We know that fire thinned the forest, and we know that this thinning led to trees that vary in age, variety, and density. We’ve seen what MPB is capable of in a forest that isn’t varied in age, variety, and density. We’ve also seen what fire does in our too-dense forests with houses mixed in.
The answer seems to point to keeping a thin forest that is varied in age, variety, and density as the best option to prevent MPB and fire.
But, sometimes, in the effort to thin the forest, we cause stress on the trees that remain after work. This can be because of the following:
- the soil being disrupted,
- roots getting damaged from equipment,
- too many trees getting cut out at once,
- debris piles and chips left behind,
- or not leaving the right trees to remain as our “healthy” trees.
These stressors can all be a draw for MPB. Often after a fire, there is an increase in MPB on the edges of the burn.
These stressors can be managed the most with a good plan and cautious implementation.
How Tree Debris Plays a Role
Areas that have seen the worst MPB activity and have recently had a fire mitigation job have some common traits. The most common of them are leaving behind debris.
Debris can be:
- chipped material
- piled limbs and other tree parts
All this debris smells like a stressed forest to a bug that is looking for stressed trees, especially when there’s a lot of it.
Often there’s another insect that will be drawn in, build in population and then move to the healthy trees. Their activity can also lead to more MPB, just like when we’re tired or worn down, it’s more likely for us to get a cold.
What You Can Do
Now that we know the problem, what can we do to change the relationship between our trees and mountain pine beetle in the future? Below are some suggestions.
Prioritize plant and tree diversity on your Colorado property
Aim for a property that has a variety of native trees and shrubs that vary by size, age, type, and density as a means to prevent fire damage and pest destruction.
Diverse tree and plant species will also provide more options for food and shelter for local birds and wildlife.
Plus, your property will be more visually interesting with a variety of plants, trees, shrubs, and flowers.
Check out these recommended Colorado trees >>
Learn about firewise plants for your landscape >>
Thin your trees rather than removing them all
Thinning, or removing select trees, can make your property more fire-wise. We recommend this method rather than removing or clear-cutting all trees from a property.
LAM Tree can help you decide which trees to remove to thin the trees on your property. We talk more in this blog post about why removing all the trees isn’t the best idea.
Schedule a tree removal with LAM Tree Service >>
Ensure your property is free of tree debris
Keep your property clear of cut wood and other tree debris, which can attract mountain pine beetles.
Removing pine needles and other flammable items from the ground can help with fire mitigation.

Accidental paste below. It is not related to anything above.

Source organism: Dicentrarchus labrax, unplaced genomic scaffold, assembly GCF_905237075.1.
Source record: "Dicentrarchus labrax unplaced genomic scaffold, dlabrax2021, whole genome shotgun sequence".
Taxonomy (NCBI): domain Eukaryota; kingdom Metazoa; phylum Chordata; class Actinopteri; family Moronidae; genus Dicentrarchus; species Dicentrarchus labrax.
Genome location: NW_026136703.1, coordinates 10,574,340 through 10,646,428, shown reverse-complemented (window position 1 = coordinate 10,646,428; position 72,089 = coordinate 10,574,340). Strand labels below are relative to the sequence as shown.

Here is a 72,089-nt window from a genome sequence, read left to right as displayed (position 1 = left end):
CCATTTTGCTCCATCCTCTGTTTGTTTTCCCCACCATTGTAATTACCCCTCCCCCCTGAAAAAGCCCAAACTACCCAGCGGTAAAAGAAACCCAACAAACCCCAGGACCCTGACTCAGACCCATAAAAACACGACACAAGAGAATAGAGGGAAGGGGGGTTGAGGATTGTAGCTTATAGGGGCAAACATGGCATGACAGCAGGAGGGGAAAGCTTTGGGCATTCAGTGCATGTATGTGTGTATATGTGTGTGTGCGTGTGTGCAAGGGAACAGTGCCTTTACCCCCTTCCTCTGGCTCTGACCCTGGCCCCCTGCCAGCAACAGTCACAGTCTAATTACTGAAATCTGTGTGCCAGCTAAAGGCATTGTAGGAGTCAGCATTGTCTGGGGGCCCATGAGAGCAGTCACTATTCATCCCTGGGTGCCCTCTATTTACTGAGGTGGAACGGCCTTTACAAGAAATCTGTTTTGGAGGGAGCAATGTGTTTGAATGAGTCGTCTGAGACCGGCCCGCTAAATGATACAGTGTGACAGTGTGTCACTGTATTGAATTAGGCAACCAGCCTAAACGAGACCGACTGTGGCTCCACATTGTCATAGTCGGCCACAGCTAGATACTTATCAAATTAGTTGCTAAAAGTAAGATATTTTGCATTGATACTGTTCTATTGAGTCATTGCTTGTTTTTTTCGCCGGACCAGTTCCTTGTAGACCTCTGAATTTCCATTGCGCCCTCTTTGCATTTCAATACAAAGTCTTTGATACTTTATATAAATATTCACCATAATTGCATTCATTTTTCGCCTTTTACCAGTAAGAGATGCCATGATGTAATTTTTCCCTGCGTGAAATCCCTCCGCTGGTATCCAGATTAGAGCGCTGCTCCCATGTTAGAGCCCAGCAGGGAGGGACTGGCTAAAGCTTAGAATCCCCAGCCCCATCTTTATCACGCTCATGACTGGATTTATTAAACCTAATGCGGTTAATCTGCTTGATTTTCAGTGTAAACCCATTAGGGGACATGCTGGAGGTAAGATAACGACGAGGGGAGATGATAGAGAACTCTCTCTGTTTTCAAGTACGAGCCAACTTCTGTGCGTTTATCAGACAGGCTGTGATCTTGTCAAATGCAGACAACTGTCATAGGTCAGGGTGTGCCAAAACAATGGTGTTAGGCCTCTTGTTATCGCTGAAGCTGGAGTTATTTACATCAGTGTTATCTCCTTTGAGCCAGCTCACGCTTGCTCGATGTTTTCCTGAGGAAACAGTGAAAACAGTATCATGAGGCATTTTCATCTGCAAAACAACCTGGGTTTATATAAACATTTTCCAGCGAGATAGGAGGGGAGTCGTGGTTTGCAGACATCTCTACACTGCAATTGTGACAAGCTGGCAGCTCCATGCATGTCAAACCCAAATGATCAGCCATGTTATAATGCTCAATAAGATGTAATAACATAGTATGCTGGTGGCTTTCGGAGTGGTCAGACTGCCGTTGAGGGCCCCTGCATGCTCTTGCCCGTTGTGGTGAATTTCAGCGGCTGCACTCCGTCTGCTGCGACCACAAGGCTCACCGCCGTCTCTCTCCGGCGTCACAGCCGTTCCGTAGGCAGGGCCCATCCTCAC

Prevent or minimize stress on your existing trees
Stressed trees attract pests and diseases and are more likely to succumb when they infest your trees. Keep your property healthy with proper tree maintenance, which includes:
- Regular professional pruning or trimming
- Removing dead or dying trees before they infect other trees or attract pests
- Fertilizing when needed
- Watering trees
- Treating or preventing pests or diseases impacting other trees or shrubs
Water trees to prevent drought stress
Trees benefit from slow and deep watering at the drip line. Young and recently planted trees need more supplemental water than mature trees, but all benefit from regular watering.
Winter watering is helpful for many Colorado trees, especially during times of drought.
Learn more about our winter watering programs >>
Watch for and Treat Mountain Pine Beetle Infestations
Check out our article on mountain pine beetle (and watch the video) to learn how to spot mountain pine beetle infestations on your property.
If mountain pine beetle is confirmed on your trees, treat the infestation as soon as possible.
Mountain pine beetle treatments are generally applied from May through July. Contact LAM Tree for more information.
Use Fire Mitigation Methods to Protect Your Property
The fire suppression methods used in the past (and even recently) aren’t the only option for preventing fires on your property.
LAM Tree Service provides fire mitigation services to help keep your property and family safe.
Learn more about fire mitigation >>
Contact LAM Tree Service
Now that you know and understand the unique relationship between Colorado wildfires and tree pests such as mountain pine beetles, you are better informed on how to best protect your property.
Contact LAM Tree Service to discuss individualized plans for your unique Colorado property. We can help you create and maintain a beautiful property that is healthy, beneficial for the environment, and fire wise.